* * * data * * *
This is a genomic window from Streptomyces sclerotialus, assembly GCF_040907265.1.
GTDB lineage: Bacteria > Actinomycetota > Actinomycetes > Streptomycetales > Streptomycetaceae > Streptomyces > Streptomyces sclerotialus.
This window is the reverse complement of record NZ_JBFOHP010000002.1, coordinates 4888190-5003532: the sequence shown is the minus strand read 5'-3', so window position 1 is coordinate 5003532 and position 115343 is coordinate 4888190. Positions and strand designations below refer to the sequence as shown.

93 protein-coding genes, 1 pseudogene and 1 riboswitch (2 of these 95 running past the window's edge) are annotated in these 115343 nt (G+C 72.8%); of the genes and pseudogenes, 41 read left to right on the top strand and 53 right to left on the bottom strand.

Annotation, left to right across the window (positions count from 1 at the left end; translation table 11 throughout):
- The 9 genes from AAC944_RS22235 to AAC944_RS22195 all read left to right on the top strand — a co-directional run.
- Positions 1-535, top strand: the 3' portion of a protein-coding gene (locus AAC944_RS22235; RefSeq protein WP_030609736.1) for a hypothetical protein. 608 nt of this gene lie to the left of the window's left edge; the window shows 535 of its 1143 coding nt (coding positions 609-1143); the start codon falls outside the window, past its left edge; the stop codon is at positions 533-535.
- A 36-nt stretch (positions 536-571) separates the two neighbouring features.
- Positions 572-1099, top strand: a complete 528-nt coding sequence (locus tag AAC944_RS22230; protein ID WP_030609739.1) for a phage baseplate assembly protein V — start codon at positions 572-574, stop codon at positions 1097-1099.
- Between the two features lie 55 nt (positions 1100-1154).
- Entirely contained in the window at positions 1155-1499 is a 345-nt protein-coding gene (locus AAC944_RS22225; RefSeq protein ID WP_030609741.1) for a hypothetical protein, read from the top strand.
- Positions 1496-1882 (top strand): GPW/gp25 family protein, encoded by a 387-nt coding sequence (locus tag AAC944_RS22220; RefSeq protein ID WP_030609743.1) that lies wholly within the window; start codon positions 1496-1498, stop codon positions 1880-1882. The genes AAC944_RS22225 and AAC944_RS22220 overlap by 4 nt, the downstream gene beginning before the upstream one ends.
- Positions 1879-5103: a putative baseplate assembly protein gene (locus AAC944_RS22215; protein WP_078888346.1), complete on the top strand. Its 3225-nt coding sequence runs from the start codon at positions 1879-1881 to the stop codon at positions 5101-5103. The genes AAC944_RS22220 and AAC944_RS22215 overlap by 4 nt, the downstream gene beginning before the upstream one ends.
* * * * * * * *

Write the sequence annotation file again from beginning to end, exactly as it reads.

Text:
This is a genomic window from Streptomyces sclerotialus, assembly GCF_040907265.1.
GTDB lineage: Bacteria > Actinomycetota > Actinomycetes > Streptomycetales > Streptomycetaceae > Streptomyces > Streptomyces sclerotialus.
This window is the reverse complement of record NZ_JBFOHP010000002.1, coordinates 4888190-5003532: the sequence shown is the minus strand read 5'-3', so window position 1 is coordinate 5003532 and position 115343 is coordinate 4888190. Positions and strand designations below refer to the sequence as shown.

93 protein-coding genes, 1 pseudogene and 1 riboswitch (2 of these 95 running past the window's edge) are annotated in these 115343 nt (G+C 72.8%); of the genes and pseudogenes, 41 read left to right on the top strand and 53 right to left on the bottom strand.

Annotation, left to right across the window (positions count from 1 at the left end; translation table 11 throughout):
- The 9 genes from AAC944_RS22235 to AAC944_RS22195 all read left to right on the top strand — a co-directional run.
- Positions 1-535, top strand: the 3' portion of a protein-coding gene (locus AAC944_RS22235; RefSeq protein WP_030609736.1) for a hypothetical protein. 608 nt of this gene lie to the left of the window's left edge; the window shows 535 of its 1143 coding nt (coding positions 609-1143); the start codon falls outside the window, past its left edge; the stop codon is at positions 533-535.
- A 36-nt stretch (positions 536-571) separates the two neighbouring features.
- Positions 572-1099, top strand: a complete 528-nt coding sequence (locus tag AAC944_RS22230; protein ID WP_030609739.1) for a phage baseplate assembly protein V — start codon at positions 572-574, stop codon at positions 1097-1099.
- Between the two features lie 55 nt (positions 1100-1154).
- Entirely contained in the window at positions 1155-1499 is a 345-nt protein-coding gene (locus AAC944_RS22225; RefSeq protein ID WP_030609741.1) for a hypothetical protein, read from the top strand.
- Positions 1496-1882 (top strand): GPW/gp25 family protein, encoded by a 387-nt coding sequence (locus tag AAC944_RS22220; RefSeq protein ID WP_030609743.1) that lies wholly within the window; start codon positions 1496-1498, stop codon positions 1880-1882. The genes AAC944_RS22225 and AAC944_RS22220 overlap by 4 nt, the downstream gene beginning before the upstream one ends.
- Positions 1879-5103: a putative baseplate assembly protein gene (locus AAC944_RS22215; protein WP_078888346.1), complete on the top strand. Its 3225-nt coding sequence runs from the start codon at positions 1879-1881 to the stop codon at positions 5101-5103. The genes AAC944_RS22220 and AAC944_RS22215 overlap by 4 nt, the downstream gene beginning before the upstream one ends.